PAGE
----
Senate Majority Leader Harry Reid said he believes the president listened to Congress and decided against a more partisan replacement for Gonzales. He said Mukasey had "strong professional credentials and a reputation for independence.
"A man who spent 18 years on the federal bench surely understands the importance of checks and balances and knows how to say no to the president when he oversteps the Constitution," said Reid, D-Nev. "But there should be no rush to judgment. The Senate Judiciary Committee must carefully examine Judge Mukasey's views on the complex legal challenges facing the nation."
Some legal conservatives and Republican activists have expressed reservations about Mukasey's legal record. Even before he was nominated, Mukasey met on Sunday with six conservative leaders to answer their questions.
Mukasey currently serves as a judicial adviser to GOP presidential hopeful Rudy Giuliani; the White House said he would sever ties with the campaign.
Mukasey, chosen in large part for his experience in national security matters, noted the threat of terrorism in his brief remarks. "Thirty-five years ago, our foreign adversaries saw widespread devastation as a deterrent," he said. "Today, our fanatical enemies see it as a divine fulfillment."
Friday was the last day of Gonzales' 2-1/2 years at Justice. He resigned amid a continuing controversy over the firings of several federal prosecutors and questions about the administration's warrantless eavesdropping program.
Until a new attorney general is confirmed by the Senate, Bush said, Assistant Attorney General Peter D. Keisler will serve as acting attorney general. Keisler oversaw the Bush administration's lengthy legal fight over the rights of terrorism war-era prisoners at Guantanamo Bay.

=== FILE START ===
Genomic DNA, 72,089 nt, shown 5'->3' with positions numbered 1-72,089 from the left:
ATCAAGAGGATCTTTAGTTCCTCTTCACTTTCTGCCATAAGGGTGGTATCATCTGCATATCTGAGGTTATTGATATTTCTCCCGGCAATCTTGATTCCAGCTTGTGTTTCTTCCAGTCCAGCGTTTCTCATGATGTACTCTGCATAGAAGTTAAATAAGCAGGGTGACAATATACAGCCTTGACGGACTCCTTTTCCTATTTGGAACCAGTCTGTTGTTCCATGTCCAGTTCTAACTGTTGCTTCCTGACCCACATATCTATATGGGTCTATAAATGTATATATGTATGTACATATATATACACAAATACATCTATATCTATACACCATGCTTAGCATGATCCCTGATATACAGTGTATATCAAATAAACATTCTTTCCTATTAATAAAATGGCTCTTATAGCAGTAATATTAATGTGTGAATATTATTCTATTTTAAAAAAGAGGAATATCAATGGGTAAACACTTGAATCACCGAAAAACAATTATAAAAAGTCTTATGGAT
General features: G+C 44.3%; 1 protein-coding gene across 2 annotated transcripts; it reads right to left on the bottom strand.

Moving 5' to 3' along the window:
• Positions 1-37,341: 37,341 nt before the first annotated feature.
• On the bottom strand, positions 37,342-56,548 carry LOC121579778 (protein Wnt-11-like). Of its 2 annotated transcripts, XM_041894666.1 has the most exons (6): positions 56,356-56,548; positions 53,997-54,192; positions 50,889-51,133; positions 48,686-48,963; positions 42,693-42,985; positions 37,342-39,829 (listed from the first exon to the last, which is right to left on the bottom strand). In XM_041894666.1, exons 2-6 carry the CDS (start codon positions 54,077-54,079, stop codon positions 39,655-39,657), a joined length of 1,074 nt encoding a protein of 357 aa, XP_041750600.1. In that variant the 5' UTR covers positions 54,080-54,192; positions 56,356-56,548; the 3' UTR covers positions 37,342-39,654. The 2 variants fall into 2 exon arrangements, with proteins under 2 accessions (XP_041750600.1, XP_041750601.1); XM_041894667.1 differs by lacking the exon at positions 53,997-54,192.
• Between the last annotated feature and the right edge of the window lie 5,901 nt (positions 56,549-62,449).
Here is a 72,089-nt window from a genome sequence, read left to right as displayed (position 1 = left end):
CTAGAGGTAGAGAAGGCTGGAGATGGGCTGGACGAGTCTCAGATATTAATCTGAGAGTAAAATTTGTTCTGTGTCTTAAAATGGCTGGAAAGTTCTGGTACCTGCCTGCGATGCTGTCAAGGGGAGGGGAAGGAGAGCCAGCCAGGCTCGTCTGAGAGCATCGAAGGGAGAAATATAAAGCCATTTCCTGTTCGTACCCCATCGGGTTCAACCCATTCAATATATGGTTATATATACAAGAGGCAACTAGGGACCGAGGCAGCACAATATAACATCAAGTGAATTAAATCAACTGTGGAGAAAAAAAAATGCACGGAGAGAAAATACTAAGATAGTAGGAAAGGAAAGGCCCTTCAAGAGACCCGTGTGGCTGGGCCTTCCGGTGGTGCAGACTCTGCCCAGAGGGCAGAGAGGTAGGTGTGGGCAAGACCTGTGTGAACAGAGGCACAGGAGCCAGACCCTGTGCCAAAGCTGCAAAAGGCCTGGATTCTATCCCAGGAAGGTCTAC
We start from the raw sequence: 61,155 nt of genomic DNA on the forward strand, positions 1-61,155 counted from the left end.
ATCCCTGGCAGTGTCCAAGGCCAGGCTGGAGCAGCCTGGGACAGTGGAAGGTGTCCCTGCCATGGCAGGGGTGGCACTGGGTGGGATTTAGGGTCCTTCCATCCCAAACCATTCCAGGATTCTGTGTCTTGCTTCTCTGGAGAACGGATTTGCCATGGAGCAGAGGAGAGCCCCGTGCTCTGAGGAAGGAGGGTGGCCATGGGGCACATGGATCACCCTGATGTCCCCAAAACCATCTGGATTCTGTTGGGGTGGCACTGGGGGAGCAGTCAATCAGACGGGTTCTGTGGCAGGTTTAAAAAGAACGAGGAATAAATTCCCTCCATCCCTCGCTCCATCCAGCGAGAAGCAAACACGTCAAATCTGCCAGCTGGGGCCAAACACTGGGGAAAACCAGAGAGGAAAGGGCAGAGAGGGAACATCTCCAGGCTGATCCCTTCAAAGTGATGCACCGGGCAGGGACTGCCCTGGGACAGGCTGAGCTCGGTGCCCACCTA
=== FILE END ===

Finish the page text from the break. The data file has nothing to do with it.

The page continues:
Keisler had announced his resignation from the department in early September. He had been nominated by Bush earlier in the year for a seat on the U.S. Court of Appeals for the D.C. Circuit. The Senate has not acted on Keisler's nomination.
Bush said that Keisler had agreed to stay on at the Justice Department, which will allow Solicitor General Paul Clement to focus on his duties as the government's chief advocate as the Supreme Court nears the opening of its new fall term.
During his 18 years as a judge, Mukasey presided over thousands of cases, including the trial of Sheik Omar Abdel-Rahman, who was accused of plotting to destroy New York City landmarks. In the 1996 sentencing of co-conspirators in the case, Mukasey accused the sheik of trying to spread death "in a scale unseen in this country since the Civil War." He then sentenced the blind sheik to life in prison.
Campaign finance records show Mukasey has made few political donations at the federal level and that not all of the money he gave went to Republicans.
From the 1980 election to this year, the only contributions listed for Mukasey are $1,000 given last September to Connecticut Sen. Joe Lieberman, a Democrat-turned-independent, and $1,200 to Giuliani's presidential campaign this year, according to the nonpartisan CQ Money Line, a service that tracks political giving.